So much for the economy falling off an August cliff. That was the prediction in progressive economic circles amid a summer Covid-19 surge and the reduction in government payments to individuals. But Friday’s blowout jobs report for August reveals a labor market and economy that continue to recover in encouraging fashion.
The economy added 1.4 million jobs in the month while the unemployment rate declined 1.8 percentage points to 8.4%. Temporary Census hires filled 238,000 of those jobs. But the economy has nonetheless added 10.5 million private jobs in four months, about half as many as were lost in the recession caused by government-ordered lockdowns. The recovery after the 2008-2009 recession took three years to make this much progress, and the jobless rate was still 8.1% in August 2012.
Labor force participation increased 0.3 percentage points to 61.7%, up 1.5 points from its April low. This is still 1.7 percentage points below its February peak, but the increase means that hundreds of thousands of Americans are continuing to return to the workforce. By contrast, labor force participation declined in the five years after the 2009 recession. Our contributor Donald Luskin notes that the number of Americans receiving Social Security disability payments is 9.8 million, one million fewer than in August 2012.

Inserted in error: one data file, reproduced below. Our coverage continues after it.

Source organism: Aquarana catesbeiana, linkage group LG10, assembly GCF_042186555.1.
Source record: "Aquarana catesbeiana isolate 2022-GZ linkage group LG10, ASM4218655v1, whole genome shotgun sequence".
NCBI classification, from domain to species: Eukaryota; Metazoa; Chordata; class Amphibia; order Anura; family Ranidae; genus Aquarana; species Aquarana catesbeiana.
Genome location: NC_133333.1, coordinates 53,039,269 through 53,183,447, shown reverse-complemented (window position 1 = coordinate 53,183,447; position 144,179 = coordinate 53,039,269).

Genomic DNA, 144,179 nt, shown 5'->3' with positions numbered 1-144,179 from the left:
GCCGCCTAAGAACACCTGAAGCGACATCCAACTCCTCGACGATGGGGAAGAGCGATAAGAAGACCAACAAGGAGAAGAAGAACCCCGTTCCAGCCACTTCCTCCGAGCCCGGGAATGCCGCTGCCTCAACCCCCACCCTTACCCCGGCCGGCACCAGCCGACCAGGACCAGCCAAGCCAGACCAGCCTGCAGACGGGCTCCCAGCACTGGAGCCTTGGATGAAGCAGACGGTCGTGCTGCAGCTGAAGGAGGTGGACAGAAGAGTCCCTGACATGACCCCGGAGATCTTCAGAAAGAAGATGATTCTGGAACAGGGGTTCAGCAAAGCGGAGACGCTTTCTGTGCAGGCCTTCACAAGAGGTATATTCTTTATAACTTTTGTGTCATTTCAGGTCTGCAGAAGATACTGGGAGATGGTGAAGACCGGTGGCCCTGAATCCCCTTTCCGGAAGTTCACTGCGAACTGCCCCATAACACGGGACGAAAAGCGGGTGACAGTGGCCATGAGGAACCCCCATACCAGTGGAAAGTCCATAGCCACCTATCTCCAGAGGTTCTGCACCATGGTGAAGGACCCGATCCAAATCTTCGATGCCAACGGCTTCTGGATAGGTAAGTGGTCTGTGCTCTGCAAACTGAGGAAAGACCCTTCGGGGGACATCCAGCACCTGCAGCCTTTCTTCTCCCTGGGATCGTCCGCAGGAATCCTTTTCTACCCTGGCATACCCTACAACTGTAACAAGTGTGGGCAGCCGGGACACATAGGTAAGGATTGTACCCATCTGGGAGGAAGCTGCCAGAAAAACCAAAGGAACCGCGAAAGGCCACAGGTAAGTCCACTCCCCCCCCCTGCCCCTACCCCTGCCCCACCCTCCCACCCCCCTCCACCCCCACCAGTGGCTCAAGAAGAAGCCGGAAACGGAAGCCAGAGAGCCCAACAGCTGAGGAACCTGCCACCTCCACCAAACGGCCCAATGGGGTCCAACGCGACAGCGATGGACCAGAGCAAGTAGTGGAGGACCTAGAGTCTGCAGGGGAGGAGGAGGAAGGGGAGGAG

One reason the Barack Obama-Joe Biden jobs recovery was so slow is that Congress increased government transfers such as food stamps and Medicaid and repeatedly extended 99 weeks of unemployment benefits, which didn’t lapse until the end of 2012. The expansion of government transfer payments reduced the incentive for Americans to return to work.
Democrats call that compassion, but it’s a cruel sort of kindness for many. Skills atrophy when they aren’t put to use, making it harder to re-enter the workforce later. Notably in August, as in 2013, the job market didn’t go into a tailspin when the $600 a week in federal enhanced unemployment benefits expired at the end of July. Two-thirds of unemployed Americans had been making more by not working. Most states have signed up for President Trump’s $300 a week substitute for the $600, and that is much less of a disincentive to work.